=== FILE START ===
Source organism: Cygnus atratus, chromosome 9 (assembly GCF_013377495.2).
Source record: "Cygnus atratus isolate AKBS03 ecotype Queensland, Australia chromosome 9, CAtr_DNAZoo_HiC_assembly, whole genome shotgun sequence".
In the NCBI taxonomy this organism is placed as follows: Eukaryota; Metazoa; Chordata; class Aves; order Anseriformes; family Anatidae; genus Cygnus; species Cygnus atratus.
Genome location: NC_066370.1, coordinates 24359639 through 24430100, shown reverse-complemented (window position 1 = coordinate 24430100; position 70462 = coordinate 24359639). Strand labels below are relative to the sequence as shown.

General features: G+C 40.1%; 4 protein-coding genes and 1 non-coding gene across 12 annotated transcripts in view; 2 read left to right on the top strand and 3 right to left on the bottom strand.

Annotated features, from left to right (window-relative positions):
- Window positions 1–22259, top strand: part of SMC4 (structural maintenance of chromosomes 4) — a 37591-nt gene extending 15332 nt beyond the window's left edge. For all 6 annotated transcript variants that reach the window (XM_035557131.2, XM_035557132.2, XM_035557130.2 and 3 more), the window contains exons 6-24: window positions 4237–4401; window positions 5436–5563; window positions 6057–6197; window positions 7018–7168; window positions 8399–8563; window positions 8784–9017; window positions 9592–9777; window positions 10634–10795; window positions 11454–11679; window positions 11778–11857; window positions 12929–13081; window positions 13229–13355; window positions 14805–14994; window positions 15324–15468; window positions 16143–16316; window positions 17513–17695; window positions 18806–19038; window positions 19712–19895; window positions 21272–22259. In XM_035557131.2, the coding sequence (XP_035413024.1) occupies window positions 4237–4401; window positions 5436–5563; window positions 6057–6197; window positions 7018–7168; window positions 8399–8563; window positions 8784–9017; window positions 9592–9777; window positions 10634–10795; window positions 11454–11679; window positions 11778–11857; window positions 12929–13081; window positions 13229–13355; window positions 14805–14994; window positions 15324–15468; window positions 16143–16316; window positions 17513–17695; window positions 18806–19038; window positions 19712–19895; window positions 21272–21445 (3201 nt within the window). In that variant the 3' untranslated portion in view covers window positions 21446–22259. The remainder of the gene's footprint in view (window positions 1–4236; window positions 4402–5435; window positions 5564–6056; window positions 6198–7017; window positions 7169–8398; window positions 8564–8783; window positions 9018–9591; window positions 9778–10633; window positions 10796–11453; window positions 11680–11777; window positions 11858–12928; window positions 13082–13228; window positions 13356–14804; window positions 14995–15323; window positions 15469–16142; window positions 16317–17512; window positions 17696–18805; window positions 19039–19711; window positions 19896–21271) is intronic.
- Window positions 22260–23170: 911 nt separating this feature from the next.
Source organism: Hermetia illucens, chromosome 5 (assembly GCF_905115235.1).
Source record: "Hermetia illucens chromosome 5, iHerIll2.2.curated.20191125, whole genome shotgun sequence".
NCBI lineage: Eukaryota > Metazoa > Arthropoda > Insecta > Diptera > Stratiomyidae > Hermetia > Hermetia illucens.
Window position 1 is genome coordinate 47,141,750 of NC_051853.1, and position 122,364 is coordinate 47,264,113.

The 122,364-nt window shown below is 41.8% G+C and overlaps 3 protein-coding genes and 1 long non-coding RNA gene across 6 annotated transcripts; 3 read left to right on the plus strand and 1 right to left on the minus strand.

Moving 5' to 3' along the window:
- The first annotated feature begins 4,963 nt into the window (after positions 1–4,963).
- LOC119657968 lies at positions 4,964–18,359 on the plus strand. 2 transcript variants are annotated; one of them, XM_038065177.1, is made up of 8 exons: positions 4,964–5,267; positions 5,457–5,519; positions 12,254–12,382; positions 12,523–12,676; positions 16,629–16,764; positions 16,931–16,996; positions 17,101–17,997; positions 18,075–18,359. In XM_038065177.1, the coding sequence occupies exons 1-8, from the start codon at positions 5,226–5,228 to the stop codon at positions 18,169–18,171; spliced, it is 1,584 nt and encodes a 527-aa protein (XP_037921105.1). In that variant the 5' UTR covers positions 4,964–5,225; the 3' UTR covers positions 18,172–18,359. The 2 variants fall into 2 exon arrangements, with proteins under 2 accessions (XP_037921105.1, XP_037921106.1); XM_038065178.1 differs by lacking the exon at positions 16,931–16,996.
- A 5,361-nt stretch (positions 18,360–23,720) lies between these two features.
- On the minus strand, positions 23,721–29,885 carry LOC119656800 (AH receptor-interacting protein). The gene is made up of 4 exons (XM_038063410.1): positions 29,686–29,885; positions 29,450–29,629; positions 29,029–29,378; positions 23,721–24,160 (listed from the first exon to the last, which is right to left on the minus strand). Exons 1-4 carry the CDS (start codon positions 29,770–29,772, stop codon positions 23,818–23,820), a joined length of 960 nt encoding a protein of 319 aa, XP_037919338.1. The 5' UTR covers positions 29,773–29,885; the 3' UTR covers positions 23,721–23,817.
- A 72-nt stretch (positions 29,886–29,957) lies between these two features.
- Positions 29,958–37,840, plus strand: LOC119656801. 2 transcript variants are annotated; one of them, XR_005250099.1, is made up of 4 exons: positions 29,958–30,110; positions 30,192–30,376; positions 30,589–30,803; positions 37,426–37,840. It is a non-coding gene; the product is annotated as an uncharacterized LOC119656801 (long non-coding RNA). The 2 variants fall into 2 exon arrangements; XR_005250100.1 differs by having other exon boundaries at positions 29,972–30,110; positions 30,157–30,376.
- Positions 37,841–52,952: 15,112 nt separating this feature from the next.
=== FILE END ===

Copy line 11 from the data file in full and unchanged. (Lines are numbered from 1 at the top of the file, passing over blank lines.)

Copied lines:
NCBI lineage: Eukaryota > Metazoa > Arthropoda > Insecta > Diptera > Stratiomyidae > Hermetia > Hermetia illucens.